Why do I need an Editor?*
by Pavarti K. Tyler
Unfortunately one thing many authors don't invest in is a quality editor.
But let me tell you again EDITING IS NOT AN OPTION.
One of the reasons I find that many authors skip this step is because they just don't know what they are going to get.
Questions I regularly hear are:
Will this person be mean to me?
Will they try to change my voice/vision?
Will they charge an unreasonable sum?
What exactly does an editor do?
The first three I can answer easily; the last—well, that's a little more complicated. A good editor will never be mean to you, although they may push your comfort zone at times. A good editor will never change your voice but will work with you to enhance it. And finally, a good editor is worth every cent you spend, and you should throw in a puppy for good measure. Trust me, if I didn't have an editor, I'd still be writing my manuscript in chalk on the front walk.
There are a few different kinds of editors. Some perform more than one function, some only do one, but at some point you want all of these editorial steps taken. And you want them taken by someone else; you can't do it alone. And you don't want your mom/husband/cousin/dog to do it either. An editor requires a certain amount of professional distance in order to tell you what you really need to hear. (I withdraw this statement for those of you whose moms/husbands/cousins or dogs are professional editors).
The Content Editor
This is the professional eye which looks over your manuscript with a fine tooth comb. They will catch things like inconsistent character behavior/speech, style issues, thematic variances and readability. A content editor will be able to help you adjust your language by audience (lit fic vs. YA – there is a difference!), make sure everything makes sense, has believable dialogue and a plausible plotline. Many people skip this step, thinking their editor who fixes commas will do this as well. If you are lucky, they will, although the cost for editors who are that skilled is quite high and often times, even if the individual is capable, their attention to other issues in your manuscript might mean they miss something that could make the difference between an ok story and an epic novel.
The Copy Editor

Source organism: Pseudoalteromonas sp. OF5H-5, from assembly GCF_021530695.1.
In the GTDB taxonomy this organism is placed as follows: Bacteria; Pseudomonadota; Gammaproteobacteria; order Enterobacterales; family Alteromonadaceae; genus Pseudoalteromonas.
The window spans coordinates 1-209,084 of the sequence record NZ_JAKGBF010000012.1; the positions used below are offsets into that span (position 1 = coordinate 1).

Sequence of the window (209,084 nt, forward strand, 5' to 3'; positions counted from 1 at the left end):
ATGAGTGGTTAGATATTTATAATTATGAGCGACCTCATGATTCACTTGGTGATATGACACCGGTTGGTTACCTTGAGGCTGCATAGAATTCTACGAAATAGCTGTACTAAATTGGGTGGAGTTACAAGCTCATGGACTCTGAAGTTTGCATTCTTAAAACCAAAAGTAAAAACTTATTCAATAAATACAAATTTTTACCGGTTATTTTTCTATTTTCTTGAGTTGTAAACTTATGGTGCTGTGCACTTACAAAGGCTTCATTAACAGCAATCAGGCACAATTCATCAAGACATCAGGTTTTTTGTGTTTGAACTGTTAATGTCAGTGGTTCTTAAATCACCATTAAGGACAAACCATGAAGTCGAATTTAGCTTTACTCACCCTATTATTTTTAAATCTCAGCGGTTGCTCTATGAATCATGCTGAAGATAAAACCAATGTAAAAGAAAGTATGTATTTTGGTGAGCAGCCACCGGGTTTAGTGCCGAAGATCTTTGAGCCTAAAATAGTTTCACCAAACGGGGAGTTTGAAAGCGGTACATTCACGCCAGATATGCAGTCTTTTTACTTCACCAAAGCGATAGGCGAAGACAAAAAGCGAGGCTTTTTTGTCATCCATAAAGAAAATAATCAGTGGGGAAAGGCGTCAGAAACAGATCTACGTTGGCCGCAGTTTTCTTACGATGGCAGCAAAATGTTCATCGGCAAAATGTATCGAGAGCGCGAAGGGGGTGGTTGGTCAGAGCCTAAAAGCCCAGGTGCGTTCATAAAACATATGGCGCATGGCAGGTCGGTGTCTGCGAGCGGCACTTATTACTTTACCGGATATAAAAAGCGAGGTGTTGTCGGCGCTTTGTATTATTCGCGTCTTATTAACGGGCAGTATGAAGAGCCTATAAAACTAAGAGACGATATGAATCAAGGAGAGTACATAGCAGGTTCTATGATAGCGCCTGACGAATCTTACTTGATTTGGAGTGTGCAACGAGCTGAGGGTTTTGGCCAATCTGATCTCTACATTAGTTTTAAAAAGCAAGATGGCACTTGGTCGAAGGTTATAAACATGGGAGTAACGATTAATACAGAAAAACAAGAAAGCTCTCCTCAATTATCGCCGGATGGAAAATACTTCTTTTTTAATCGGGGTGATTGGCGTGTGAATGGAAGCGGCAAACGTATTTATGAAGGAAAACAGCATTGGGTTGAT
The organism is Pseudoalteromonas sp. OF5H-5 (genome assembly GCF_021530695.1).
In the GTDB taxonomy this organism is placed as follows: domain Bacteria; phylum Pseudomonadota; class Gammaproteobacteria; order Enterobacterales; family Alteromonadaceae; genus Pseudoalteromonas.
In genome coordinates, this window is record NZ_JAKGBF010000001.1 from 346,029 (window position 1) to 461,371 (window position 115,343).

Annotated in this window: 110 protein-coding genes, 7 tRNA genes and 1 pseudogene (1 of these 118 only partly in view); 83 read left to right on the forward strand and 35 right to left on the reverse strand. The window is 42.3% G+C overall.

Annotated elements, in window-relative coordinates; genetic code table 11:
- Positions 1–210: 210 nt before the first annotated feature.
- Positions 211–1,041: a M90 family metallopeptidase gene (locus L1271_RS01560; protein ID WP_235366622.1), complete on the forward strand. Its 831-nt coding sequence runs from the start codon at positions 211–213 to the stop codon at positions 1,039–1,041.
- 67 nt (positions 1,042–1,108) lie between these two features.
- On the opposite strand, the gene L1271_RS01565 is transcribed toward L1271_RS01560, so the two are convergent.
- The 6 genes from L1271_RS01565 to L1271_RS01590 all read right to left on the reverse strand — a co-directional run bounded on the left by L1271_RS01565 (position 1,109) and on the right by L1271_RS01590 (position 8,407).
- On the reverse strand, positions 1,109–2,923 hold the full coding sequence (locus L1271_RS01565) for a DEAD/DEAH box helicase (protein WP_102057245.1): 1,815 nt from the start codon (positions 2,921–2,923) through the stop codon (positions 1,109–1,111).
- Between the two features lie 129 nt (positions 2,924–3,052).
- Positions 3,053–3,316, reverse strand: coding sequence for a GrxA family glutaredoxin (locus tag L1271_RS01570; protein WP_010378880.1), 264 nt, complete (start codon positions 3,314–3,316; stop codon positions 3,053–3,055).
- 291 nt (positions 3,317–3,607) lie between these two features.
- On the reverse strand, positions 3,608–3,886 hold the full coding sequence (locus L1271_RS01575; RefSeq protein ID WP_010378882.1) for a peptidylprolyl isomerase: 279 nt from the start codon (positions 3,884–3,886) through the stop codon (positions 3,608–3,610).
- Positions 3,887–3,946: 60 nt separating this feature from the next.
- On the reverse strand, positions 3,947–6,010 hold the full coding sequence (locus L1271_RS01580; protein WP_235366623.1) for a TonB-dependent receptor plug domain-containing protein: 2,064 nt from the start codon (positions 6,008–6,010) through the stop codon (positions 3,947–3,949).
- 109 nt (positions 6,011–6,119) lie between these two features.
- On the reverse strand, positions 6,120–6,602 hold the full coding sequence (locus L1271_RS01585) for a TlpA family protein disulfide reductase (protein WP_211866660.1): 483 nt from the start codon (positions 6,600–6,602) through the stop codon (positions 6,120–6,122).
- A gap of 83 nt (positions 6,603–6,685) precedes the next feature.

In journalism, a copy editor is essentially a fact checker and someone who protects the publication from libel. For our purposes a Copy Editor is more like a professional proofreader. Someone who performs this task usually does minimal rewriting for the sake of efficiency of prose as opposed to stylistic choices. They check the manuscript for clarity and flow. In my experiences most copy editors will also do line editing as the two are tied closely together and work well as a two part process.
The Line Editor
This is your final defense, the last step, the difference between being a writer with a good idea and a professional author. The line editor generally isn't there to discuss story arc or make sure you understand how to use a dialogue tag. Instead, they are there to make sure you are putting out the best quality product possible. Line editors will go over each sentence to make sure it is ready for publication. They check for grammar, punctuation, spelling, consistency and word usage (Is he your Principle or your PrinciPAL?) and can often assist with rewriting/rewording sections that need help.
As you can see there are a lot of steps, and they are all important. In the end, the best thing you can do is find a group of people you trust with your work and get them on your team. Each step in the process will only make your manuscript better, and a professional edit is never wasted money.
* Adapted from Pavarti K. Tyler's "Finally, an answer! Here’s the difference between line, copy, and content editing."